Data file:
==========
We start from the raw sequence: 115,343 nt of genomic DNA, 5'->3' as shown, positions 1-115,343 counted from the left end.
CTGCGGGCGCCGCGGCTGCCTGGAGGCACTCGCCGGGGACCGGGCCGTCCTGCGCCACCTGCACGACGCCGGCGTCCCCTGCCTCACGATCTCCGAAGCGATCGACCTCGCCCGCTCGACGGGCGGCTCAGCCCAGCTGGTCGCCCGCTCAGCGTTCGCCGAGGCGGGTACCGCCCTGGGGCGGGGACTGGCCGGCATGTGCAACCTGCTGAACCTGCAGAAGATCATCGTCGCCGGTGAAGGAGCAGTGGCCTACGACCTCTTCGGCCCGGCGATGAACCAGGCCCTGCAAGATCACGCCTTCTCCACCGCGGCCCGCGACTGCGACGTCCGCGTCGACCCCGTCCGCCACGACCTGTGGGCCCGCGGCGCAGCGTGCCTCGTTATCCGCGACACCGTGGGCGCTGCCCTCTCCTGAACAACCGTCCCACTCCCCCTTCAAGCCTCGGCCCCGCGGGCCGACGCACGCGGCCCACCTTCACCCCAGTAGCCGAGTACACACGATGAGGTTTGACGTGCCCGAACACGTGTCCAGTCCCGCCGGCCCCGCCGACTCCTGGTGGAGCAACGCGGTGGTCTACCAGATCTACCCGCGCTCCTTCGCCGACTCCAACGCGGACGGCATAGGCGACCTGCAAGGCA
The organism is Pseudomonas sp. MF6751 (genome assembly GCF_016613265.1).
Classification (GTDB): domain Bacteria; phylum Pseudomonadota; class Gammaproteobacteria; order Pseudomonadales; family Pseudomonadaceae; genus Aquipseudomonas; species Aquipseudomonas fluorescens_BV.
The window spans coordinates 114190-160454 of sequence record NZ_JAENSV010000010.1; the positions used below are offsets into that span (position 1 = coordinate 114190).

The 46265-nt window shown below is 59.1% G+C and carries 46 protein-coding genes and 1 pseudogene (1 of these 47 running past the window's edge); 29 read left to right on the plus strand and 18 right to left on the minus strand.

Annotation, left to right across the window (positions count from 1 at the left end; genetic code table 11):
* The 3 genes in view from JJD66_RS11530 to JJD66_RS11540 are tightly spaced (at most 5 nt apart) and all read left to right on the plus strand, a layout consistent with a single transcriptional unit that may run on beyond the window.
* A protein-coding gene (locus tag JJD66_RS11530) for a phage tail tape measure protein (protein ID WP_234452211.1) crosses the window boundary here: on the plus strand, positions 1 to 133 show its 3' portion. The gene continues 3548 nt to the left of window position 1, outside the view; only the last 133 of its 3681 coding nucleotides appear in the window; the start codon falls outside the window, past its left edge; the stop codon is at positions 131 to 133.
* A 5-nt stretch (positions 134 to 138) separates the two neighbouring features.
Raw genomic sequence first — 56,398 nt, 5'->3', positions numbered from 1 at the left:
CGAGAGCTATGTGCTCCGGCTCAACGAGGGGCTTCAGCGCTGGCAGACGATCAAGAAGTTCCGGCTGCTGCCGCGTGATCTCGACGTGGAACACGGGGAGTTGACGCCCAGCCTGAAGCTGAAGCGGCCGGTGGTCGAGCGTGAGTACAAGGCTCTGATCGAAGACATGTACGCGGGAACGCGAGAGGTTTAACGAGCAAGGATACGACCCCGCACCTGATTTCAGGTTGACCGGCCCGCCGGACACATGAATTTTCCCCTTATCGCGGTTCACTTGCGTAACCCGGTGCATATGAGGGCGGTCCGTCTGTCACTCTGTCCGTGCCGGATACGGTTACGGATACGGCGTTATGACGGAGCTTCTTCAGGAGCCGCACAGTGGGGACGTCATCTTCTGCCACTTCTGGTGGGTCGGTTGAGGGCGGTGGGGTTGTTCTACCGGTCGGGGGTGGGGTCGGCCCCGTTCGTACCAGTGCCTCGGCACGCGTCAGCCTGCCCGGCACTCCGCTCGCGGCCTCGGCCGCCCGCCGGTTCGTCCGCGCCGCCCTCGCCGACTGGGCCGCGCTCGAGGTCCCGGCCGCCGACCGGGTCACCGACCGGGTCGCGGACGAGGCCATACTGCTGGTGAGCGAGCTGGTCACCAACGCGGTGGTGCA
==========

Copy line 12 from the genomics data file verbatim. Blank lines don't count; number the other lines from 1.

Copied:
CGAGAGCTATGTGCTCCGGCTCAACGAGGGGCTTCAGCGCTGGCAGACGATCAAGAAGTTCCGGCTGCTGCCGCGTGATCTCGACGTGGAACACGGGGAGTTGACGCCCAGCCTGAAGCTGAAGCGGCCGGTGGTCGAGCGTGAGTACAAGGCTCTGATCGAAGACATGTACGCGGGAACGCGAGAGGTTTAACGAGCAAGGATACGACCCCGCACCTGATTTCAGGTTGACCGGCCCGCCGGACACATGAATTTTCCCCTTATCGCGGTTCACTTGCGTAACCCGGTGCATATGAGGGCGGTCCGTCTGTCACTCTGTCCGTGCCGGATACGGTTACGGATACGGCGTTATGACGGAGCTTCTTCAGGAGCCGCACAGTGGGGACGTCATCTTCTGCCACTTCTGGTGGGTCGGTTGAGGGCGGTGGGGTTGTTCTACCGGTCGGGGGTGGGGTCGGCCCCGTTCGTACCAGTGCCTCGGCACGCGTCAGCCTGCCCGGCACTCCGCTCGCGGCCTCGGCCGCCCGCCGGTTCGTCCGCGCCGCCCTCGCCGACTGGGCCGCGCTCGAGGTCCCGGCCGCCGACCGGGTCACCGACCGGGTCGCGGACGAGGCCATACTGCTGGTGAGCGAGCTGGTCACCAACGCGGTGGTGCA